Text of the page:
Speaker Nancy Pelosi will walk the article from the House, through the Capitol and to the Senate at 7pm ET (midnight GMT), marking the formal start of the impeachment trial. But there will be a two-week lull in proceedings, after Schumer and Republican minority leader Mitch McConnell reached an agreement on Friday.
“During that period,” Schumer said, “the Senate will continue to do other business for the American people, such as cabinet nominations and the Covid relief bill, which would provide relief for millions of Americans who are suffering during this pandemic.”
The delay will give both legal teams two more weeks to prepare. Pelosi has named the House managers who will prosecute Trump, led by Jamie Raskin. An attorney from South Carolina, Karl “Butch” Bowers, will lead Trump’s defense.
Bowers’ most high-profile cases to date include defending a controversial Republican-backed transgender bathroom bill in North Carolina and representing a governor of his own state, Mark Sanford, when he faced impeachment.
Though the Senate is now controlled by Democrats, two-thirds of senators must vote against Trump if he is to be convicted. That means 17 Republicans must go against a former president from their own party. As of Friday, according to a tally by the Washington Post, 42 senators had said they supported impeachment, 19 were open to conviction, 28 were opposed and 11 had made no indication.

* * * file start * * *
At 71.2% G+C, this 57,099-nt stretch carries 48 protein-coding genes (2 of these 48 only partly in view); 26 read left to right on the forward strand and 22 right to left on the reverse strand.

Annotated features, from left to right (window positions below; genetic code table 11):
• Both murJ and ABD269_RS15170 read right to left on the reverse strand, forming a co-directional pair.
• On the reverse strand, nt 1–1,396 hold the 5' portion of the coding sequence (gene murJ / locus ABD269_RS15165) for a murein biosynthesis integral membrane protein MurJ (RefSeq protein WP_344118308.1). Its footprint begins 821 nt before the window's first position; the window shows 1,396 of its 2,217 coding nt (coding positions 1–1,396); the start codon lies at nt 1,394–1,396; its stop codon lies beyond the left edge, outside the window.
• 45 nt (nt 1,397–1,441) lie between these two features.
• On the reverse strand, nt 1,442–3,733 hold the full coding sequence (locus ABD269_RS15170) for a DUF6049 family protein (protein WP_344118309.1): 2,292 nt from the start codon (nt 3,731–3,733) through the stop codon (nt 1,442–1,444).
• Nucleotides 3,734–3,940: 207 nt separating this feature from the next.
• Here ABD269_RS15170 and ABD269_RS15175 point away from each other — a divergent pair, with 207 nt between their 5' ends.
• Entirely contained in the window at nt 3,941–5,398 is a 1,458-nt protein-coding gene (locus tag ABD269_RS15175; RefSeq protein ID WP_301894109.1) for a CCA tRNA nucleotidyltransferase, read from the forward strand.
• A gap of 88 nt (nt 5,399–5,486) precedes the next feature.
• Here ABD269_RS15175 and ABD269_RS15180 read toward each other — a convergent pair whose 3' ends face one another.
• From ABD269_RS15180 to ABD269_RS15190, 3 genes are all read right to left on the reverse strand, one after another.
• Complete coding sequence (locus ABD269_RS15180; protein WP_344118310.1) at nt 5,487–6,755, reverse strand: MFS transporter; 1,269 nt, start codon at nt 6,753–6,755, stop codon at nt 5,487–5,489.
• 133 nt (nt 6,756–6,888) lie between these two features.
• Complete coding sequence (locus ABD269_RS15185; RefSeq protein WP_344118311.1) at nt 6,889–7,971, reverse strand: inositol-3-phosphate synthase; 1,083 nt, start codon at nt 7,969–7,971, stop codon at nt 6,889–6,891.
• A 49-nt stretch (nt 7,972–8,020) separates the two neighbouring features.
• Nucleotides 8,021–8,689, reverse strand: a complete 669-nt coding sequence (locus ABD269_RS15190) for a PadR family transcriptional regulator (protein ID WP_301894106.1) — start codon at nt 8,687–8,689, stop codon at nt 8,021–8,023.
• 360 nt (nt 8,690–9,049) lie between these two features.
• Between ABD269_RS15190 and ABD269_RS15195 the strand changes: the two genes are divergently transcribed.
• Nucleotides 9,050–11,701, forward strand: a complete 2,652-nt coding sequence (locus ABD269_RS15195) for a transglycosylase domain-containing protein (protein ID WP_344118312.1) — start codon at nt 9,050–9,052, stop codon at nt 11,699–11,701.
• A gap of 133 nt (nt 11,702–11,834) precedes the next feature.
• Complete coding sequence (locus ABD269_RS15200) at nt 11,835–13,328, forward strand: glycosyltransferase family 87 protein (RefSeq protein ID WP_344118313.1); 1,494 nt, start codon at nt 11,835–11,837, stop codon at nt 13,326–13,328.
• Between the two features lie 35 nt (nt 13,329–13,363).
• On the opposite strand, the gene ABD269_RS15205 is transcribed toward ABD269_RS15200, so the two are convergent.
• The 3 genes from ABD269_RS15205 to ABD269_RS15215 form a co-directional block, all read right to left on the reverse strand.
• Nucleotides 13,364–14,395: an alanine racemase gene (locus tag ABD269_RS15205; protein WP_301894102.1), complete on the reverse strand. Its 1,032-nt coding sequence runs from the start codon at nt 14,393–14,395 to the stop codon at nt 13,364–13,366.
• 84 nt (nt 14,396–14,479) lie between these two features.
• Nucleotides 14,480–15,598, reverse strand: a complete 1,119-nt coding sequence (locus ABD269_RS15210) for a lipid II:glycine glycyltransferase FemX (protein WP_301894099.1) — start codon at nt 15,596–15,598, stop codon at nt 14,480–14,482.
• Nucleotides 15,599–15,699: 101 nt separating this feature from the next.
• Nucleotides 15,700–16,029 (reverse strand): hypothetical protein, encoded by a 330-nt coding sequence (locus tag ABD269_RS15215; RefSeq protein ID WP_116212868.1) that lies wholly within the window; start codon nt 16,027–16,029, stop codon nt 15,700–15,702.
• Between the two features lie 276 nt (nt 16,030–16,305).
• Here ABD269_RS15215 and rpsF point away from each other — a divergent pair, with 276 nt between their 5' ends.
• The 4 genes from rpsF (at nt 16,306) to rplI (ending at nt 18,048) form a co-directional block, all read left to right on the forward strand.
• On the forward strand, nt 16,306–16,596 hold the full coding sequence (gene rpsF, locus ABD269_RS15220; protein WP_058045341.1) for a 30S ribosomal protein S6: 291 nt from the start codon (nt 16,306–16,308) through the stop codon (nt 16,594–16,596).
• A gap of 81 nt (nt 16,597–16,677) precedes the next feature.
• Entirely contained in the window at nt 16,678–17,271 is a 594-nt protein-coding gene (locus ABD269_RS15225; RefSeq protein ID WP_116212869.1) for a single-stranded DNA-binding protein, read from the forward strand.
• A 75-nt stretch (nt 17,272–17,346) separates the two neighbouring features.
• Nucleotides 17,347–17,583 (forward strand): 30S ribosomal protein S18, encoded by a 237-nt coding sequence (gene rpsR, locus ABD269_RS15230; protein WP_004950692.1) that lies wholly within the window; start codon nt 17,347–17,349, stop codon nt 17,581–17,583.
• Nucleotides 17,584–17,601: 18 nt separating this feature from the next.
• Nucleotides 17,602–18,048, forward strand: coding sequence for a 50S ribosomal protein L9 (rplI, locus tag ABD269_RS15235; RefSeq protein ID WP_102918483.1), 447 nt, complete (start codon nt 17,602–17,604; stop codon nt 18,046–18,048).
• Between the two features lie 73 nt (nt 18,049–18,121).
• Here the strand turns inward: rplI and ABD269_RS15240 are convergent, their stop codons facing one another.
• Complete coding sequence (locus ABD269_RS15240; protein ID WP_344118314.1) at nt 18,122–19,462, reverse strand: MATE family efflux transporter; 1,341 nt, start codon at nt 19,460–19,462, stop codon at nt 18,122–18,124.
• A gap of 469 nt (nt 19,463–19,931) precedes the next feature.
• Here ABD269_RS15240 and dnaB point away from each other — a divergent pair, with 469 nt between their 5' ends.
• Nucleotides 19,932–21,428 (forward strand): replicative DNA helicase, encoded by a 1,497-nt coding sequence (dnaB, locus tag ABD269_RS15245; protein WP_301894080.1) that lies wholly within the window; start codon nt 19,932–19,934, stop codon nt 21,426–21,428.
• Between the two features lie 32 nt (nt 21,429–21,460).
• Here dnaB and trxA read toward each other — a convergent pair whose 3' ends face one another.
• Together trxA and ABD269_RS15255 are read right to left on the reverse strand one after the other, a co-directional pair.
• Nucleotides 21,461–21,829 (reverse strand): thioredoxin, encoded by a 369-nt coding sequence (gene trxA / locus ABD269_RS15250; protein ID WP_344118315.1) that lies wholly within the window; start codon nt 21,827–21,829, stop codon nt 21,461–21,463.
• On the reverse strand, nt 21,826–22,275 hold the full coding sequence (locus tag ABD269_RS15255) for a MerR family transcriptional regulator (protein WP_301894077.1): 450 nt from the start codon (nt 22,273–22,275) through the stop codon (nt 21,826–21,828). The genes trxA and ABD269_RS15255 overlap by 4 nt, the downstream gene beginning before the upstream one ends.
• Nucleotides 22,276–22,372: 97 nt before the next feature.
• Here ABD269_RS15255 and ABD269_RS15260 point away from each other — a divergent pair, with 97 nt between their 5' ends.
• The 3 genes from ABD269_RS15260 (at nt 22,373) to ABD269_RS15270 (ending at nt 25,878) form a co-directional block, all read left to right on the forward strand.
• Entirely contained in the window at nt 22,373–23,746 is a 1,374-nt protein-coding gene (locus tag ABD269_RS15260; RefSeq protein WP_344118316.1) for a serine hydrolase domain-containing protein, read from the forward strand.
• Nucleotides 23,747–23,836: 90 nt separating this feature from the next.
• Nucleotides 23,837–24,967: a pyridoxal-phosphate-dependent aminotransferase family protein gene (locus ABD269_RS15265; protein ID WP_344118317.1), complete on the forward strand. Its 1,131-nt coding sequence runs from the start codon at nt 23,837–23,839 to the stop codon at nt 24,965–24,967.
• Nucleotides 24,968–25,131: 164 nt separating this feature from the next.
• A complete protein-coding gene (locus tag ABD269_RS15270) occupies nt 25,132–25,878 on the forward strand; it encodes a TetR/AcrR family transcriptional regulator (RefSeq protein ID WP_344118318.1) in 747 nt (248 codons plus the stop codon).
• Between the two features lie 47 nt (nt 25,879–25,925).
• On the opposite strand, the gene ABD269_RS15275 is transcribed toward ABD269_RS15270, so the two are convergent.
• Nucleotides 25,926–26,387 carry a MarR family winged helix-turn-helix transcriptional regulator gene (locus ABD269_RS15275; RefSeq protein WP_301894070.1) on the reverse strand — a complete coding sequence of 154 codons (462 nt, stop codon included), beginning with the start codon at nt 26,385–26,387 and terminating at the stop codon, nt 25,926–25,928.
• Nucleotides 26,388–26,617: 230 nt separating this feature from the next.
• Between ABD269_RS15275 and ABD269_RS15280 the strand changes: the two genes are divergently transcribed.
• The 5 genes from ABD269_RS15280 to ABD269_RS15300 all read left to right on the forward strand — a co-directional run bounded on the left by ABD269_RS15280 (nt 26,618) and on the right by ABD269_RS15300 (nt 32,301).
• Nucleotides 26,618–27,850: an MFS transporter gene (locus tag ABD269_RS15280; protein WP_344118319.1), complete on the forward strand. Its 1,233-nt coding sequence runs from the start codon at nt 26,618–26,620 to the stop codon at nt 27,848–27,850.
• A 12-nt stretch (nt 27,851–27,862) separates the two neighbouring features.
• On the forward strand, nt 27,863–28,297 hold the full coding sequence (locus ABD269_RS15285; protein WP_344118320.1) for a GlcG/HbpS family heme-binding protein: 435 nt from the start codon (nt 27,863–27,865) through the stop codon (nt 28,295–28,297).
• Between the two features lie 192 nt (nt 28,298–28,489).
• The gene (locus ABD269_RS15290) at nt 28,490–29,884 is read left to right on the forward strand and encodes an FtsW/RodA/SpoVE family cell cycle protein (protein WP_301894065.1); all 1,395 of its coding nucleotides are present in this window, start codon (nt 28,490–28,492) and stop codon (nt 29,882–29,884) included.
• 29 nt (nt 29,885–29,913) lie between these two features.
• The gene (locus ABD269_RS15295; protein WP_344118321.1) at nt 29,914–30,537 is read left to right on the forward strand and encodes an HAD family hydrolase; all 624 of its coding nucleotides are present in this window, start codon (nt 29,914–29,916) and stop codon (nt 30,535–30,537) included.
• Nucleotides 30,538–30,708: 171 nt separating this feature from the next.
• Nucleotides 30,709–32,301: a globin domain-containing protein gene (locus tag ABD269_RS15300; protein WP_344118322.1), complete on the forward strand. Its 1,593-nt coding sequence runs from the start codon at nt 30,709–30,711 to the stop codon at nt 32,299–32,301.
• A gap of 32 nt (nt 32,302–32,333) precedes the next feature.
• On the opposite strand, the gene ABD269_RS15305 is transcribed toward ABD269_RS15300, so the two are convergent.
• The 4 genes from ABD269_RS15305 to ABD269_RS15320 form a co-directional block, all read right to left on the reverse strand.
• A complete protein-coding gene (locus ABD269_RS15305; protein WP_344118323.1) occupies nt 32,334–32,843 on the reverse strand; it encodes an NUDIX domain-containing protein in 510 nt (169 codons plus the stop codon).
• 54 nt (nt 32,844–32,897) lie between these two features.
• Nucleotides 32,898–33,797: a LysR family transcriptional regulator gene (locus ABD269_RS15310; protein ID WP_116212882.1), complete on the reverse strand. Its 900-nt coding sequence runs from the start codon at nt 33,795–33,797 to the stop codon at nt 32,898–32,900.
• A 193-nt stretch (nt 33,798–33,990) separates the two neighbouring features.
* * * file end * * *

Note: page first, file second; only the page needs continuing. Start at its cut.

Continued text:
Read more of Amanda Holpuch’s report here: Schumer promises quick but fair trial as Trump impeachment heads to Senate
Joe Biden on Monday will sign an executive order that aims to fulfill his “Buy American” campaign promise by tightening the rules to increase federal spending on products that are manufactured in the United States.
During his campaign, Biden vowed that his administration would invest an additional $400nn in federal purchases of domestically-made products as a way of reviving American manufacturing. Previewing the directive on Sunday night, an administration official emphasized that the order was only a “first step” toward that goal.
The order directs agencies to increase domestic content requirements and close existing loopholes available for purchases of foreign products. It also creates a central review of waivers to the Buy American rules that allow agencies to purchase products manufactured overseas.